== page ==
LHBT, who were in the process of developing a long-term solution for the Charity School site, suggested a possible temporary occupancy for the Florence Trust’s six artists. Meanwhile Use agreements can last a few days to several years, in the case of the Florence Trust they will occupy the Charity School for two-years, until June of 2024 when the LBHT will start the capital phase of the restoration project.
The Florence Trust’s resident artists at the Charity School are delighted about their new studio spaces. Sylvia, an installation artist, moved into her studio over the summer. She said of the space, “As soon as I come through the side gate there is a feeling of peace, and when I walk through the door of my studio I feel a calmness, and the hubbub of the rest of my life becomes irrelevant.” Sylvia’s studio is on the ground floor at the back of the school mistress’s cottage. The room has a large south-facing window, so it overlooks the beautiful and wildly overgrown back garden and old brick walls, something else that Sylvia loves about her space.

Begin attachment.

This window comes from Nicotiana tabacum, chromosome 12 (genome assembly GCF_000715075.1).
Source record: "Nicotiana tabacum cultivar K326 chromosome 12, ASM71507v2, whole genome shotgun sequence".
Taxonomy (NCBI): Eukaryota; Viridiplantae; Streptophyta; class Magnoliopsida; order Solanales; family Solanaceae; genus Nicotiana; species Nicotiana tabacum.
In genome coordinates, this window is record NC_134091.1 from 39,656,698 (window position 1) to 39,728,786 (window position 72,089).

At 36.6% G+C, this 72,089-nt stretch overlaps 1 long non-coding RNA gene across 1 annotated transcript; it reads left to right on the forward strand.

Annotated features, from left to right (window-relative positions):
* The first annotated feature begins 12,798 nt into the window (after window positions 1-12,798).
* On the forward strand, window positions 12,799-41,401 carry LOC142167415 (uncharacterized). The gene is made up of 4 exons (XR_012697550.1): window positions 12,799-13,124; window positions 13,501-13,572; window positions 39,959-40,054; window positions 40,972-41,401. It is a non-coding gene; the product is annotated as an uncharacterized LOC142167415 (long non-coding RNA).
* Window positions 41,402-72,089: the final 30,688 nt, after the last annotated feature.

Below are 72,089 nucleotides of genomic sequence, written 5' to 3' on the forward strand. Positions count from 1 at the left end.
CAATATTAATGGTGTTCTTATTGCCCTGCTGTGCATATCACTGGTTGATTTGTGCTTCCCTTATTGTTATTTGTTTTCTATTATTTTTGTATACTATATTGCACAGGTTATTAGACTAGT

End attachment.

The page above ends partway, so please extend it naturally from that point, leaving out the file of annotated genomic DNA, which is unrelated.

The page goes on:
While Sylvia prefers a quiet workspace, Sarah, a sculpture installation artist, is motivated by the sounds of the city, so her studio in the front of the old school room is the perfect space for her. Her studio has two large windows, which are old and single paned, so you can hear the Church Street traffic and voices of both passersby and the people waiting at the bus stop located immediately in front of the building. Sarah doesn’t mind the noise, “…it gives me a kind of momentum,” she said. In addition, the studios have white walls and natural light, which is important for her. She explained, “I love it here – there is a lot of beautiful natural light, and the walls are white, which is the best way to imagine how your work will behave in another space.” Sarah finds the building cosy and homey, and she said it’s like a second home.